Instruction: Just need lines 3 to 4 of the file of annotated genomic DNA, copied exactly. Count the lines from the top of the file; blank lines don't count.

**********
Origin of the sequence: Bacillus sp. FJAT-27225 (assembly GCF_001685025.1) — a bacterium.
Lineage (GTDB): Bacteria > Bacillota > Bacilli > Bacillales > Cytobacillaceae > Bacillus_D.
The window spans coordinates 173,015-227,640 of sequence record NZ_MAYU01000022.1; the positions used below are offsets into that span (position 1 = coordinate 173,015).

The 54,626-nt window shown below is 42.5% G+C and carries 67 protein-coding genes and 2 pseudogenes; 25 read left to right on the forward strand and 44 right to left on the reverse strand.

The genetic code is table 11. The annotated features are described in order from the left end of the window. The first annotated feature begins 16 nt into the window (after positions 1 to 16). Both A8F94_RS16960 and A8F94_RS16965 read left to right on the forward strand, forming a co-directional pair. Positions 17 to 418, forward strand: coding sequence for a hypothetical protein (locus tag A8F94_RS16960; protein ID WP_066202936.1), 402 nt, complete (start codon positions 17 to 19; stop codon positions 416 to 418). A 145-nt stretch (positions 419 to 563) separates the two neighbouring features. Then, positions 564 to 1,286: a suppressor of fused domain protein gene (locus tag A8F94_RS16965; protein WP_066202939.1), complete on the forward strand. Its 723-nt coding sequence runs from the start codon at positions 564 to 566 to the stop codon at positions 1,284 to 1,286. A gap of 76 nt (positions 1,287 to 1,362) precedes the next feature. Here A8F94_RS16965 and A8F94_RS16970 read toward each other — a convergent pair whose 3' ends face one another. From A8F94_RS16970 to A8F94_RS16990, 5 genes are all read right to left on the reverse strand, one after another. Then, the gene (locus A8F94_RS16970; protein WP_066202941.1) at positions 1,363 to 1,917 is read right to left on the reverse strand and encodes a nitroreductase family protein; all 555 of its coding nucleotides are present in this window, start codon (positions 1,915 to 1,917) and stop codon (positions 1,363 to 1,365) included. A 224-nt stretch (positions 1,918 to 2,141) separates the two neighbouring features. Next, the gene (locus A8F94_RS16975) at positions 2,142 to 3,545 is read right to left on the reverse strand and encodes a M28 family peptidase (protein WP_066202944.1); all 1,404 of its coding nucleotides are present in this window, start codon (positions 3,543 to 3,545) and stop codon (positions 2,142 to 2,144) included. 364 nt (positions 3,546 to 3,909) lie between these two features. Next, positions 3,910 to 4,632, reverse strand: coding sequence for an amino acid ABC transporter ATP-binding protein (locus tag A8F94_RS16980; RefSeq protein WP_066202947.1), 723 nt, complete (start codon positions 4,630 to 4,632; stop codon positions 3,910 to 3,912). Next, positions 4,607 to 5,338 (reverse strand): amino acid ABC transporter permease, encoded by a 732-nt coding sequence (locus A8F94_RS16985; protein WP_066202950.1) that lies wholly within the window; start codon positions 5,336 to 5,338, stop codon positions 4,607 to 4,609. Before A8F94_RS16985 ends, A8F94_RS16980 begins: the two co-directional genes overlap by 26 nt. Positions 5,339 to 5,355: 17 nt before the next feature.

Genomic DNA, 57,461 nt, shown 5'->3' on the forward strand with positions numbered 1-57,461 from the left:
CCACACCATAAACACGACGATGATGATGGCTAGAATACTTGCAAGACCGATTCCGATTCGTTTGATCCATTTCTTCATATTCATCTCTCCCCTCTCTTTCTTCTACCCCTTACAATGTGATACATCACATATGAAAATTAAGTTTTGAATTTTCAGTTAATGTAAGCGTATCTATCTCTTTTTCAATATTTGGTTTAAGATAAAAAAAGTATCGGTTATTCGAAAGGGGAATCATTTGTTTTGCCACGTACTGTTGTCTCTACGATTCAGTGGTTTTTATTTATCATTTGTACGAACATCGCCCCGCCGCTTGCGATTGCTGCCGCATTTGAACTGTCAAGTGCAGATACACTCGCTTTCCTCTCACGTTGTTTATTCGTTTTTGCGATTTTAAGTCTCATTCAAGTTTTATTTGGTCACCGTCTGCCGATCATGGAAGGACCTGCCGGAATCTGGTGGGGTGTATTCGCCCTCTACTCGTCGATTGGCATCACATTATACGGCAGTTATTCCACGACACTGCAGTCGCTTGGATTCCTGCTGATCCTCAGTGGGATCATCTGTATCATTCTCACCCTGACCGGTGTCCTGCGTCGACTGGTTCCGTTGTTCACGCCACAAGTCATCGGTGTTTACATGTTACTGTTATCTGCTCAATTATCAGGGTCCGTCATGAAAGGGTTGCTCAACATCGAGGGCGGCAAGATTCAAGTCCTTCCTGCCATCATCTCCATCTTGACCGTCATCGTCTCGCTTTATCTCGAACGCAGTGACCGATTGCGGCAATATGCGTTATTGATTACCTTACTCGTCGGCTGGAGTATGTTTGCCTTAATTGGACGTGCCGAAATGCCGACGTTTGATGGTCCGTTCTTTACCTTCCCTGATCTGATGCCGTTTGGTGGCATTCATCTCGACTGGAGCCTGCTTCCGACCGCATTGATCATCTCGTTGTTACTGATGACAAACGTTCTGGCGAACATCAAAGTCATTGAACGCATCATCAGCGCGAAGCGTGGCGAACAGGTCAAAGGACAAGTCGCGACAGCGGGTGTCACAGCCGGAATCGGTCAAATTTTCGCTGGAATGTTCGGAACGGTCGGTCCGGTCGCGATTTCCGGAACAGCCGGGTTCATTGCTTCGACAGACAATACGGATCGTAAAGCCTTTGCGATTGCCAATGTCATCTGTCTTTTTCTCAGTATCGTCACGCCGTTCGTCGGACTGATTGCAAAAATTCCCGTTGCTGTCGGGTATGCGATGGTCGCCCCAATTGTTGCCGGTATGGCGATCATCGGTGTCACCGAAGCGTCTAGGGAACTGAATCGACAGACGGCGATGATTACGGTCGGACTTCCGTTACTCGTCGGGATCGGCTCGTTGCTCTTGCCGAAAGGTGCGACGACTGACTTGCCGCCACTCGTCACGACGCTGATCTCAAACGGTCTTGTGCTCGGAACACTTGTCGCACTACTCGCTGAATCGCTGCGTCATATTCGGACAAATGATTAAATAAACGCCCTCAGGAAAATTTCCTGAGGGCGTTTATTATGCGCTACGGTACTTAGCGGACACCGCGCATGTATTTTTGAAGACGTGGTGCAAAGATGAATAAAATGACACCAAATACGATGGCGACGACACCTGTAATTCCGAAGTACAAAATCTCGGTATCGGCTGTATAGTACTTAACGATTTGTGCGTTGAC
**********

The window spans coordinates 173,015-227,640 of sequence record NZ_MAYU01000022.1; the positions used below are offsets into that span (position 1 = coordinate 173,015).

The 54,626-nt window shown below is 42.5% G+C and carries 67 protein-coding genes and 2 pseudogenes; 25 read left to right on the forward strand and 44 right to left on the reverse strand.